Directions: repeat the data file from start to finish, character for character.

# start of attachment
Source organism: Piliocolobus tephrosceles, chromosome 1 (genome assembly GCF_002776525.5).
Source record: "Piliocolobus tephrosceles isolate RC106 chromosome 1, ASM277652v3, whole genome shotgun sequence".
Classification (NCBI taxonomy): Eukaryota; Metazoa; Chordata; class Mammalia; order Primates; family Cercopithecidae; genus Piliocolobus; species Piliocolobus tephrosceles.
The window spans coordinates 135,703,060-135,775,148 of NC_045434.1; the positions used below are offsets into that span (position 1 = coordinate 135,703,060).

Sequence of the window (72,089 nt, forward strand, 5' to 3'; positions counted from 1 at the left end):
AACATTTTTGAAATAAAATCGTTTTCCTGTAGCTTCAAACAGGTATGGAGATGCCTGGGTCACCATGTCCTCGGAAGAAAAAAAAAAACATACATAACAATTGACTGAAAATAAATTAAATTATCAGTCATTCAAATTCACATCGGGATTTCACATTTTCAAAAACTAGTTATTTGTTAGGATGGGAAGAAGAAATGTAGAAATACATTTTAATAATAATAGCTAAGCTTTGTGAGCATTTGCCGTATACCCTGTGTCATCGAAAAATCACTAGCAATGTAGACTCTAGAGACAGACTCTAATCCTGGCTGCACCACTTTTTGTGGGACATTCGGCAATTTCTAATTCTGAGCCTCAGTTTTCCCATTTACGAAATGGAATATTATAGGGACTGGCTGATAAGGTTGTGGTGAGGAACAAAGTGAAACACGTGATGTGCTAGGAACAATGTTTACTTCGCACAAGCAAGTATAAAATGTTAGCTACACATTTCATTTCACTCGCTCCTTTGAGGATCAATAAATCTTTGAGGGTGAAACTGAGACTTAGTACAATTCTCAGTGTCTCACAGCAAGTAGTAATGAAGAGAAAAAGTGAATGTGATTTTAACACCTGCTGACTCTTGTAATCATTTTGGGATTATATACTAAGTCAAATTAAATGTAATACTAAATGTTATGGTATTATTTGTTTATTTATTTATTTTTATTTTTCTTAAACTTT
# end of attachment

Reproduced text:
Source organism: Piliocolobus tephrosceles, chromosome 1 (genome assembly GCF_002776525.5).
Source record: "Piliocolobus tephrosceles isolate RC106 chromosome 1, ASM277652v3, whole genome shotgun sequence".
Classification (NCBI taxonomy): Eukaryota; Metazoa; Chordata; class Mammalia; order Primates; family Cercopithecidae; genus Piliocolobus; species Piliocolobus tephrosceles.
The window spans coordinates 135,703,060-135,775,148 of NC_045434.1; the positions used below are offsets into that span (position 1 = coordinate 135,703,060).

Sequence of the window (72,089 nt, forward strand, 5' to 3'; positions counted from 1 at the left end):
AACATTTTTGAAATAAAATCGTTTTCCTGTAGCTTCAAACAGGTATGGAGATGCCTGGGTCACCATGTCCTCGGAAGAAAAAAAAAAACATACATAACAATTGACTGAAAATAAATTAAATTATCAGTCATTCAAATTCACATCGGGATTTCACATTTTCAAAAACTAGTTATTTGTTAGGATGGGAAGAAGAAATGTAGAAATACATTTTAATAATAATAGCTAAGCTTTGTGAGCATTTGCCGTATACCCTGTGTCATCGAAAAATCACTAGCAATGTAGACTCTAGAGACAGACTCTAATCCTGGCTGCACCACTTTTTGTGGGACATTCGGCAATTTCTAATTCTGAGCCTCAGTTTTCCCATTTACGAAATGGAATATTATAGGGACTGGCTGATAAGGTTGTGGTGAGGAACAAAGTGAAACACGTGATGTGCTAGGAACAATGTTTACTTCGCACAAGCAAGTATAAAATGTTAGCTACACATTTCATTTCACTCGCTCCTTTGAGGATCAATAAATCTTTGAGGGTGAAACTGAGACTTAGTACAATTCTCAGTGTCTCACAGCAAGTAGTAATGAAGAGAAAAAGTGAATGTGATTTTAACACCTGCTGACTCTTGTAATCATTTTGGGATTATATACTAAGTCAAATTAAATGTAATACTAAATGTTATGGTATTATTTGTTTATTTATTTATTTTTATTTTTCTTAAACTTT